The poet is awake late at night in a tower overlooking the sea, as a storm rages outside. It seems that nothing stands as a windbreak between him and that storm. It’s not that he fears for himself, but his little child, a baby girl, lies in her cradle. And, he says, a great gloom is in his mind.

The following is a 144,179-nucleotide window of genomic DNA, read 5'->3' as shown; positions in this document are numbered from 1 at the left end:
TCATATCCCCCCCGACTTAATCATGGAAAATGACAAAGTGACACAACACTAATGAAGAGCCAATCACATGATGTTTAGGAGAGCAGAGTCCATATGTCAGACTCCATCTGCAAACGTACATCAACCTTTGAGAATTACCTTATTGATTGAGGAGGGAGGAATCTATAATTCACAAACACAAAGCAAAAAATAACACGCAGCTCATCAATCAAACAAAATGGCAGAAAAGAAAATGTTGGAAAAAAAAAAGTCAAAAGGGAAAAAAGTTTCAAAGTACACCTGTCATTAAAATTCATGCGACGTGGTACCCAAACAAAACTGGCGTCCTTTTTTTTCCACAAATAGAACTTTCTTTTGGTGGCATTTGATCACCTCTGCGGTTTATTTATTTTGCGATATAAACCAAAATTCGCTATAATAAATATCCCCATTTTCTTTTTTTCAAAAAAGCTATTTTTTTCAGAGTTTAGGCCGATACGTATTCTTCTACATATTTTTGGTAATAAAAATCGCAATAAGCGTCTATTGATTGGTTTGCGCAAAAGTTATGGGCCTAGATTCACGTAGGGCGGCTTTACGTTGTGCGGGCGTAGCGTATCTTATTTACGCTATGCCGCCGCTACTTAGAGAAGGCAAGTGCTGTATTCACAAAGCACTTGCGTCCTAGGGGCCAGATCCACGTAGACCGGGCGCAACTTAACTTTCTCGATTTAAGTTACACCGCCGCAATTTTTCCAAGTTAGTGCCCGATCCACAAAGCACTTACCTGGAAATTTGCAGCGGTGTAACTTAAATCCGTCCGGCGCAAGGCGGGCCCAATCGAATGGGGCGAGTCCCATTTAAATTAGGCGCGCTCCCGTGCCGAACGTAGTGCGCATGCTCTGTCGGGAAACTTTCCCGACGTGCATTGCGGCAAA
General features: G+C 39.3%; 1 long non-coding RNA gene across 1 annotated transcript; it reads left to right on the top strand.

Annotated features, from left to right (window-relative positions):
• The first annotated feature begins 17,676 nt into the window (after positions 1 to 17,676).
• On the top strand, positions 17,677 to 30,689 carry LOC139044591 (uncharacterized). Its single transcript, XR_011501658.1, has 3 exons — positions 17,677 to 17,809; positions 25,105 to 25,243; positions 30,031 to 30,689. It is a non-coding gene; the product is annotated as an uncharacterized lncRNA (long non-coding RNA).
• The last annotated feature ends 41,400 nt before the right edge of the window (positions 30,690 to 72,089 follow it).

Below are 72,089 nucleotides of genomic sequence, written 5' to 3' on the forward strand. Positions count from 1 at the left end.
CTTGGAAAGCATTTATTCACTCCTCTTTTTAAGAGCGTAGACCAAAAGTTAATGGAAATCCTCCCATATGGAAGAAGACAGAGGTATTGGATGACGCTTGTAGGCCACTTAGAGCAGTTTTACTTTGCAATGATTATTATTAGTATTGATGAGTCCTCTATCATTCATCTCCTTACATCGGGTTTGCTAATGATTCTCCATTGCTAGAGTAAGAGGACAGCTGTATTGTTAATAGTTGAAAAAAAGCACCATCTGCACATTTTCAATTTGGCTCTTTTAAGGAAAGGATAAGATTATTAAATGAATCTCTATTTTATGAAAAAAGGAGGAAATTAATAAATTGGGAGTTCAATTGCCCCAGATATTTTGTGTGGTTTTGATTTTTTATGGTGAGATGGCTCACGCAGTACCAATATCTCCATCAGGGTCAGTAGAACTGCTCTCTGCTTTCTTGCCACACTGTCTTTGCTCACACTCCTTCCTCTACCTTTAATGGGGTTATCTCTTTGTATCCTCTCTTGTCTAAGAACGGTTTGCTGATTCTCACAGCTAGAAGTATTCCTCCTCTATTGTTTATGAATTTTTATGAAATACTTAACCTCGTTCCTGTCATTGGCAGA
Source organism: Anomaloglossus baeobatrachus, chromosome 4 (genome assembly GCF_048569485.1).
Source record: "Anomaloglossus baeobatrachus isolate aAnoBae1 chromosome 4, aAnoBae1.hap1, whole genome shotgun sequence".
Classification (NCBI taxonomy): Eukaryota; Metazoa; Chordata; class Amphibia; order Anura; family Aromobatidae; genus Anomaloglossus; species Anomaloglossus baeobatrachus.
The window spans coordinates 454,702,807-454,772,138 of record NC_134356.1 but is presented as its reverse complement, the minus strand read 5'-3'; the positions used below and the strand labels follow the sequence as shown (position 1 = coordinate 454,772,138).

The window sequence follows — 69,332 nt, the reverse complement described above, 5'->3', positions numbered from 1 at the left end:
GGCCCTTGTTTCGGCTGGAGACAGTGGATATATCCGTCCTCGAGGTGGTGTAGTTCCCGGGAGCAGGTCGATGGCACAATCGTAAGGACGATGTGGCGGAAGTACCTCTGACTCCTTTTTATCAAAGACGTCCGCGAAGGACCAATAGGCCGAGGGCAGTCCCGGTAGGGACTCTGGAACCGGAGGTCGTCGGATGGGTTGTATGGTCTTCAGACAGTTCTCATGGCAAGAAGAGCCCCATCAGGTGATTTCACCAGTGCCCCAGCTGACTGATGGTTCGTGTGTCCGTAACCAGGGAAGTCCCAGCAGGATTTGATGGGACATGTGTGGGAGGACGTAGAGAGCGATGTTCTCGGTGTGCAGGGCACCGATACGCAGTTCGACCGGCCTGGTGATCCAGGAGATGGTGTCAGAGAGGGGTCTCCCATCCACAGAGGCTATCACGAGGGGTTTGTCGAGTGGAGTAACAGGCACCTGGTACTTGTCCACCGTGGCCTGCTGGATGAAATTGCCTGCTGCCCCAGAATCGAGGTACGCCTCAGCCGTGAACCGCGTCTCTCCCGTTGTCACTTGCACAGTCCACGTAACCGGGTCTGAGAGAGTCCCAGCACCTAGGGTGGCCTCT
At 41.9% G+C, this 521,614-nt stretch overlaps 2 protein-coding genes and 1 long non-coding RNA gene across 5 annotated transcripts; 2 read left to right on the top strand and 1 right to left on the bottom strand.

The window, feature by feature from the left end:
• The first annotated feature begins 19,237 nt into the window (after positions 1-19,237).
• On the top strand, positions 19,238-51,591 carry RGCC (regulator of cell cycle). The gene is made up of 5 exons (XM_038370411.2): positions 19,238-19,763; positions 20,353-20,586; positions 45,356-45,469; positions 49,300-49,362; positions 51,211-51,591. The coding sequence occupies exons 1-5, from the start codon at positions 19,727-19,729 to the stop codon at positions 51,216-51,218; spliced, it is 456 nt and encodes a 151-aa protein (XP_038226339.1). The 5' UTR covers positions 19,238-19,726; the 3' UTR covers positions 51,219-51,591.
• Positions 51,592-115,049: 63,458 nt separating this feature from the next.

The poet is William Butler Yeats, and the storm he fears is not one that a high pressure system can lift and blow away. Europe has been ravaged by a terrible war, and it is hardly two months since the armistice, and war likewise is brewing in Ireland, because the Irish are demanding their independence from England. Yeats is an Irish patriot, and he wants that independence too, but the poet and sage in him knows that blood calls for blood, and beyond Ireland, forces are massing that threaten the very fabric of a decent and human existence. In another poem, “The Second Coming,” he expresses his fear that some “rough beast, its hour come round at last,” having waited two thousand ye…
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